NEWPORT NEWS—New polling data released Wednesday suggests that the Peninsula lawmakers' fixation on the Hampton Roads Bridge-Tunnel is right in line with the opinions of local commuters.
Pollsters from Christopher Newport University found that local voters believe expanding the link between Norfolk and Hampton and improving regional mass transit should be the top projects in Hampton Roads. Four out of every 10 people contacted in the survey said widening the HRBT should be one of the top two priorities in the region. The long-discussed third crossing ranked third on the list.
The polling data comes just a day after the state transportation commissioner ordered a new study on the potential for expanding the HRBT. Kidd said that chasm doesn't mean either side is right or wrong, but that the dialogue over transportation projects and priorities needs to improve.
The poll was released just as tidbits of Gov. Timothy M. Kaine's looming plan to raise more money for transportation have started to leak out. Kaine is expected to roll out his proposal for fixing the state's road woes in the next 10 days and lawmakers are gearing up for a special legislative session on transportation in Richmond in late June.
"All issues are on the table," Kaine said.
Lawmakers thought they had a fix last year, but public outcry and a state Supreme Court ruling financially crippled that plan. Now Kaine and fellow Democrats are hoping the do-over allows them to patch up the state's maintenance fund, which is siphoning hundreds of millions of dollars a year away from new road projects.
So far Kaine has been mum on the guts of his plan — which will require legislative approval. But during a radio appearance this week, Kaine indicated that he would try to spread around the burden, possibly relying on increases in the gas tax and the 3 percent sales tax charged on vehicle purchases.
Raising the state's 17.5 cent gas tax is sure to draw the ire of Republicans in the House of Delegates. House Speaker William J. Howell, R-Stafford, has all but ruled out statewide tax increases to pay for transportation improvements. Already unpopular, gasoline taxes may be an even tougher sell this year with the economy waning and gas prices routinely reaching record highs. The average price of a gallon of regular gasoline in Hampton Roads on Wednesday was $3.38, according to AAA.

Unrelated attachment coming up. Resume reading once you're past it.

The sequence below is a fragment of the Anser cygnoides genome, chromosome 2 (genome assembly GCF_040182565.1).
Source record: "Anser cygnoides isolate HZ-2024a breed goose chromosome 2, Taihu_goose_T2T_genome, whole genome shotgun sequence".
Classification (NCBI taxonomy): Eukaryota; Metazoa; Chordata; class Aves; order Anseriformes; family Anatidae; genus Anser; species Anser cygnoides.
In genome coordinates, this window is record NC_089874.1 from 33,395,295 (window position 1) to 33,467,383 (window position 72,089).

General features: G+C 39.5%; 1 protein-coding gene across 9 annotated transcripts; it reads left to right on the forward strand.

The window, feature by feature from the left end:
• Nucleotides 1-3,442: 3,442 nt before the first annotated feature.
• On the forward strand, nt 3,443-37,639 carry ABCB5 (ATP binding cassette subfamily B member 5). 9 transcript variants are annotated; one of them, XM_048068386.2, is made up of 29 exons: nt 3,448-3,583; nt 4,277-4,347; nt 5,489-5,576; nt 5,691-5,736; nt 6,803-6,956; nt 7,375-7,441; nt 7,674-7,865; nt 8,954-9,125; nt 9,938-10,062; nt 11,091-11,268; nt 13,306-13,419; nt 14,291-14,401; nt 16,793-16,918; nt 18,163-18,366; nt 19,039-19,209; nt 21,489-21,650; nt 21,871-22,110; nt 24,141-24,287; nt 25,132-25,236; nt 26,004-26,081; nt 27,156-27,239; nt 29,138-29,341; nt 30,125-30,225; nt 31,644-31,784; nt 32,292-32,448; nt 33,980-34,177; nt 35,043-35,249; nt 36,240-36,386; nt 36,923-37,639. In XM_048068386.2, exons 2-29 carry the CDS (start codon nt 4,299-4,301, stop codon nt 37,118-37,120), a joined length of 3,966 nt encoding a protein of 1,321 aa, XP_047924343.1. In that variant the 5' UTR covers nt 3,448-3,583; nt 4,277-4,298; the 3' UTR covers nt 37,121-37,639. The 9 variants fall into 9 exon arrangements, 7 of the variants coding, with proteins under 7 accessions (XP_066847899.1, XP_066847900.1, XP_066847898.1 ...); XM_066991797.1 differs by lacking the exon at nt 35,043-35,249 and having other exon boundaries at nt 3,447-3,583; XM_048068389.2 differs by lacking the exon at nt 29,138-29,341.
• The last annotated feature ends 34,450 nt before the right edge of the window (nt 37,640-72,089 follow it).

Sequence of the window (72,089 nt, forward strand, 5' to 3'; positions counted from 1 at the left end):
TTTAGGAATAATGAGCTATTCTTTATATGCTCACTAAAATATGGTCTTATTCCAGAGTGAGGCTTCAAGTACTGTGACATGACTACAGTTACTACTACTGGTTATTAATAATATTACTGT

In the CNU poll, 89 percent of Hampton Roads residents said local traffic is very heavy and 77 percent said congestion levels have gotten worse in the past five years. While 67 percent told pollsters that they want to see increased funding for transportation improvements, the respondents were divided on how to pay for upgrades.
Gasoline taxes did not fare well in the CNU poll, which was conducted in mid-April and outlined the views of 500 registered voters in Hampton Roads with a margin of error of 4 percent. Most drivers said they preferred to raise revenue for roads using tolls on new highways and new bridges built in the region, with tolls on existing crossings and thoroughfares only slightly less popular.
An increase in the statewide sales tax split the poll, with 50 percent in favor and 49 percent opposed, while a statewide gas tax increase found only 31 percent support with 68 percent opposed. Kidd said it was important to remember that Virginia has an anti-tax bent and that other transportation proposals have triggered major backlashes.
"Think about what we're asking people — 'Do you want your taxes raised?' " he said. "That's pretty significant."
Local voters were united against any sort of regional tax increases, which could be in part leftover anger over the 1-cent regional sales tax referendum in 2002 and last year's plan that set up the Hampton Roads Transportation Authority. A regional sales tax increase irked 75 percent of those polled, while 83 percent opposed a regional gas tax increase.
"We really don't like the idea that we should pay for all of this," Kidd said.